Finding News

Finding News

By

Leonard Zwelling

This is how Google defines news.

news

/n(y)o͞oz/

noun

newly received or noteworthy information, especially about recent or important events.

“I’ve got some good news for you”

  • a broadcast or published report of news.

plural noun: the news

“he was back in the news again”

If this is news then what I see on TV or hear on the radio or read on my computer does not strike me as really being news. It is supposed to be noteworthy as well as novel (not to mention true). I am not sure why the summation of the sexual indiscretions of Governor Andrew Cuomo or Representative Matt Gaetz or any member of the National Football League is noteworthy. Frankly, why should I care and am I supposed to be surprised? And what about the judgment of the news outlets making darn sure that the shootings in Atlanta were depicted as Asian hate crimes when there is no evidence that this is true at all despite what the newly elected senator from Georgia says.

I am also not entirely clear why natural disasters like floods and tornadoes qualify as news on the national level. Locally—sure. Making the flood in Alabama national news and then shoving a microphone in the face of the poor people victimized by the flood is not my idea of worthiness or for that matter integrity.

And don’t for a minute think that the lack of integrity in news reporting is limited to Fox or the other conservative outlets. I am this close to ceasing to watch all broadcast news. CNN and MSNBC slant the news and slant the commentary by the talking heads, too. What the heck is anyone supposed to do about the crisis at the Mexican border and what makes anyone think that people in North Dakota care. I actually doubt that they do. The coronavirus is a worthy story and the fact that we now are learning that the Trump Administration didn’t take the threat seriously and that that cost people’s lives is definitely news. But is the nonsense out of the WHO of claiming they have a report on the origin of the virus that required Chinese approval and that cleared the Wuhan Institute of Virology of all wrongdoing? Give me a break. There is no news there. The news is what China wants us to believe it is and we are the dupes if we do. The WHO is a tool of Beijing. Keep the WHO off the news. Trump was right to stop the WHO funding.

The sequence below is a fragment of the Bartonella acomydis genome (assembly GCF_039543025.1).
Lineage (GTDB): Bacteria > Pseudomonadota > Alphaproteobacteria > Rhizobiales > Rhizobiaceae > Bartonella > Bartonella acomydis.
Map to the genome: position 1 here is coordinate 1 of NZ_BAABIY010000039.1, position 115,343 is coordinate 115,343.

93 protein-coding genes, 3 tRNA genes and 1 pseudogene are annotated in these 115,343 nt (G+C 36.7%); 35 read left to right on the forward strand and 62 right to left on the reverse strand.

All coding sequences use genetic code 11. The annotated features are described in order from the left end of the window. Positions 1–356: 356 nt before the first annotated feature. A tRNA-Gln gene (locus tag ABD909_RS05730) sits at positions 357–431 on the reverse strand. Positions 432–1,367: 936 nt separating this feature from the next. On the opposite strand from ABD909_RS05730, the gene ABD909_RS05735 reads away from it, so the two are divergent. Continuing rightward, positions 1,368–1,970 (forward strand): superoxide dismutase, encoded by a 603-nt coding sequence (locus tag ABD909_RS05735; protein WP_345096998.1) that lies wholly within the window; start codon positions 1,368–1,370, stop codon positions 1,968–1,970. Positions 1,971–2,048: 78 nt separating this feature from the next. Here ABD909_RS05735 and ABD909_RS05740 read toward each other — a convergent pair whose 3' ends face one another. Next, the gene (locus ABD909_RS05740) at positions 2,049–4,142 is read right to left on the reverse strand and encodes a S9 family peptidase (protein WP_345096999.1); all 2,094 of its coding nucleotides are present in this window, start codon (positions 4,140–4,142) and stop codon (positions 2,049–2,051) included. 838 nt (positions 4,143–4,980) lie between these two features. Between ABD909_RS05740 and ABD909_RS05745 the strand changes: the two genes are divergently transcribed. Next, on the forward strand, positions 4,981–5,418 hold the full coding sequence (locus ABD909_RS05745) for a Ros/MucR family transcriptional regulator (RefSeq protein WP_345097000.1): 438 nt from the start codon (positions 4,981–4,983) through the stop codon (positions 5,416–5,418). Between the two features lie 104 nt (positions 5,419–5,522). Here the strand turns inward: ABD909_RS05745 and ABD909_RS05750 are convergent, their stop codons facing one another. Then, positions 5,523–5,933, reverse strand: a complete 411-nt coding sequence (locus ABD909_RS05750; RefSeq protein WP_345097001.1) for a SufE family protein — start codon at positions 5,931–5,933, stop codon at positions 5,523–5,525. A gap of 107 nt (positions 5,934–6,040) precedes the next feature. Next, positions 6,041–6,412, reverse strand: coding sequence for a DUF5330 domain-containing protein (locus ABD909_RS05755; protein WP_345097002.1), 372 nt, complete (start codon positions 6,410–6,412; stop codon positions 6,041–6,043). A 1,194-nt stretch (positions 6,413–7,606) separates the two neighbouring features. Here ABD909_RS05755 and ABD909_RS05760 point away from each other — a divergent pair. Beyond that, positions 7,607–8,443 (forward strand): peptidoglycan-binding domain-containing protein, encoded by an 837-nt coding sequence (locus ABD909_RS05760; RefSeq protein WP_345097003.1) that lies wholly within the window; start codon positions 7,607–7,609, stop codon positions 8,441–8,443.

What is even more infuriating is the last five to ten minutes of national newscasts being filled with feel good stories that don’t even rise to the level of anything close to news.

Now the question is why is this occurring in a country that used to value Walter Cronkite, Ed Murrow and Huntley and Brinkley? The answer is that news has become another form of entertainment and not just on the Internet where I challenge anyone to go on the CNN web page and figure out what is news and what’s an ad. They both contain a Kardashian.

The only vestige of honest reporting that I see on the television is the PBS News Hour, but even that has a liberal lean to it.

I can’t even depend on the newspapers either. The New York Times has gotten way too far left and The Wall Street Journal way too far right. Maybe in New York there are other options, but I am impressed that those of us who live in places other than New York have a hard time finding hard news.

Anyone have any suggestions or do I keep reading three newspapers, watch many different networks and listen to many radio stations in the hope of discerning some semblance of reality?

I am not sure when news became infotainment, but we’re there.

Help!

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